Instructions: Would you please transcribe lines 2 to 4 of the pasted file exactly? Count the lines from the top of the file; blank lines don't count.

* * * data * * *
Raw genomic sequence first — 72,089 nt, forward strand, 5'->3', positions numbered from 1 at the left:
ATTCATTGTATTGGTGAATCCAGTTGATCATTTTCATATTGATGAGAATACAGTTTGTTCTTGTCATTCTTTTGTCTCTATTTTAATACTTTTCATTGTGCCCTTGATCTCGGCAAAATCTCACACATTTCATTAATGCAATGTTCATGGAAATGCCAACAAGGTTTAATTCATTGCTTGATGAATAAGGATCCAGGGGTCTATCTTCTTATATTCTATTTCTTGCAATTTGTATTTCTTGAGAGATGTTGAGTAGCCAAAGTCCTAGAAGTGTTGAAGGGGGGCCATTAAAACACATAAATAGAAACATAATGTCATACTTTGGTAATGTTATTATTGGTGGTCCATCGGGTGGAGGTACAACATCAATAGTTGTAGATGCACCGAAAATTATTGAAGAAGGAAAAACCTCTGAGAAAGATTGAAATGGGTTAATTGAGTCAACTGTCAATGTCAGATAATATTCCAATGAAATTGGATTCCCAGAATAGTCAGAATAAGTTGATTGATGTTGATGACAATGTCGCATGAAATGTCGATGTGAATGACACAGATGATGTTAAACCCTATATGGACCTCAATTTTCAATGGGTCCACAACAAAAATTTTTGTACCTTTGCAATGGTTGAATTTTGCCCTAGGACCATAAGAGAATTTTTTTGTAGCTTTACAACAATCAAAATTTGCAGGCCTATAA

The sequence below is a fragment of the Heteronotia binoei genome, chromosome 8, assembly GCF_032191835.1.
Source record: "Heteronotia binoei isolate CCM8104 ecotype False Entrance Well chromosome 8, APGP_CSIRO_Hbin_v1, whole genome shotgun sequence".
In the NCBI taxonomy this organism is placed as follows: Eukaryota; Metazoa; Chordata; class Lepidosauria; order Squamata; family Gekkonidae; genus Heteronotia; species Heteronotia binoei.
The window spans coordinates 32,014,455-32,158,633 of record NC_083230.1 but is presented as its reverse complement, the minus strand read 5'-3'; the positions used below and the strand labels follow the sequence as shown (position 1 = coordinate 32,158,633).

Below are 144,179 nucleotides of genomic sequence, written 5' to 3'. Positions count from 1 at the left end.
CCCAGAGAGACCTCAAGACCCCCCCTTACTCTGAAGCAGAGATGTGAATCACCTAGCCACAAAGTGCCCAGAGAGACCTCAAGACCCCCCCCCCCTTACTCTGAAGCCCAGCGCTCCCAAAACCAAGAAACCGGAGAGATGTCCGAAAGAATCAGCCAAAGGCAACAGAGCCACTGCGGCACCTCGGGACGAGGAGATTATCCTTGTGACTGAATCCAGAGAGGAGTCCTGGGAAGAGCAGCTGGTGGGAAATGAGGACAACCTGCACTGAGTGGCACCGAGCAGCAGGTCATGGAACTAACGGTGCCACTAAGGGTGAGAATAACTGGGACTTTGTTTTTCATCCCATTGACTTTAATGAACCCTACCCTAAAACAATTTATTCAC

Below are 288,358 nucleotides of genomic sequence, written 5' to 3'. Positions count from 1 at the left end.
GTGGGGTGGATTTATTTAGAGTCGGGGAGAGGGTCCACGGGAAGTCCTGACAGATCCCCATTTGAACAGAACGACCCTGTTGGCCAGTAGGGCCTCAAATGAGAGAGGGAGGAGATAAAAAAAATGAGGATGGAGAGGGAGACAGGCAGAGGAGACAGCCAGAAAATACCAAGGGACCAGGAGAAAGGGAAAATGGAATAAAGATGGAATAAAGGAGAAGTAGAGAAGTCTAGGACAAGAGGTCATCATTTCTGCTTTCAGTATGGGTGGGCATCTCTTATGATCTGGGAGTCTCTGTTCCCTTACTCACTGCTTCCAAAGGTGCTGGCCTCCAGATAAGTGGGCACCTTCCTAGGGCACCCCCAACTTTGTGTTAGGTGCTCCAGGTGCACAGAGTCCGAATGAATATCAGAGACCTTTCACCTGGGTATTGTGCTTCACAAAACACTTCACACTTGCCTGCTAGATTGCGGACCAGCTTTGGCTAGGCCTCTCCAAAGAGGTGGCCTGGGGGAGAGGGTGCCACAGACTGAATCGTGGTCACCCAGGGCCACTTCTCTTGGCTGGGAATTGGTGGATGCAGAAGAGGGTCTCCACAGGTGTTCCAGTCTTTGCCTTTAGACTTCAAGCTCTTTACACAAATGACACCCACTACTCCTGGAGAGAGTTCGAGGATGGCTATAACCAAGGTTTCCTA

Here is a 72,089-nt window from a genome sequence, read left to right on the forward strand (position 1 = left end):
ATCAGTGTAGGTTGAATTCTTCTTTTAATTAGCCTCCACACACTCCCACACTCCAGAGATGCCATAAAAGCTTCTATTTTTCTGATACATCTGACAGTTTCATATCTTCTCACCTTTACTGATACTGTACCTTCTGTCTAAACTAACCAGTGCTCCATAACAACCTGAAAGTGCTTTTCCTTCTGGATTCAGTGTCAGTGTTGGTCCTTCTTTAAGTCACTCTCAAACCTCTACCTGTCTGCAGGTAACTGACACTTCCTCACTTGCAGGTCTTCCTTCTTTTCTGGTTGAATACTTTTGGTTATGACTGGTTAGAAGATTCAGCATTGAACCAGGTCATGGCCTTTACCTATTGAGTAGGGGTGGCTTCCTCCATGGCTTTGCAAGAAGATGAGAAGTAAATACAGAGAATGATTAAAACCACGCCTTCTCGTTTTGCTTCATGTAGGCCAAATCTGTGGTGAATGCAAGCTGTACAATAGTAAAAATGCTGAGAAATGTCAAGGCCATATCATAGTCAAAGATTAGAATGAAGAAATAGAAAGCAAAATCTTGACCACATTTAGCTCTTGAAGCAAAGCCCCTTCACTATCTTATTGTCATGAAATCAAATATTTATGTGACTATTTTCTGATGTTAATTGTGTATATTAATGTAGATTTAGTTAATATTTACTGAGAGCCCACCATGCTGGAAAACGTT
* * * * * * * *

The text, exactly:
ATTCATTGTATTGGTGAATCCAGTTGATCATTTTCATATTGATGAGAATACAGTTTGTTCTTGTCATTCTTTTGTCTCTATTTTAATACTTTTCATTGTGCCCTTGATCTCGGCAAAATCTCACACATTTCATTAATGCAATGTTCATGGAAATGCCAACAAGGTTTAATTCATTGCTTGATGAATAAGGATCCAGGGGTCTATCTTCTTATATTCTATTTCTTGCAATTTGTATTTCTTGAGAGATGTTGAGTAGCCAAAGTCCTAGAAGTGTTGAAGGGGGGCCATTAAAACACATAAATAGAAACATAATGTCATACTTTGGTAATGTTATTATTGGTGGTCCATCGGGTGGAGGTACAACATCAATAGTTGTAGATGCACCGAAAATTATTGAAGAAGGAAAAACCTCTGAGAAAGATTGAAATGGGTTAATTGAGTCAACTGTCAATGTCAGATAATATTCCAATGAAATTGGATTCCCAGAATAGTCAGAATAAGTTGATTGATGTTGATGACAATGTCGCATGAAATGTCGATGTGAATGACACAGATGATGTTAAACCCTATATGGACCTCAATTTTCAATGGGTCCACAACAAAAATTTTTGTACCTTTGCAATGGTTGAATTTTGCCCTAGGACCATAAGAGAATTTTTTTGTAGCTTTACAACAATCAAAATTTGCAGGCCTATAA

The sequence below is a fragment of the Heteronotia binoei genome, chromosome 8, assembly GCF_032191835.1.
Source record: "Heteronotia binoei isolate CCM8104 ecotype False Entrance Well chromosome 8, APGP_CSIRO_Hbin_v1, whole genome shotgun sequence".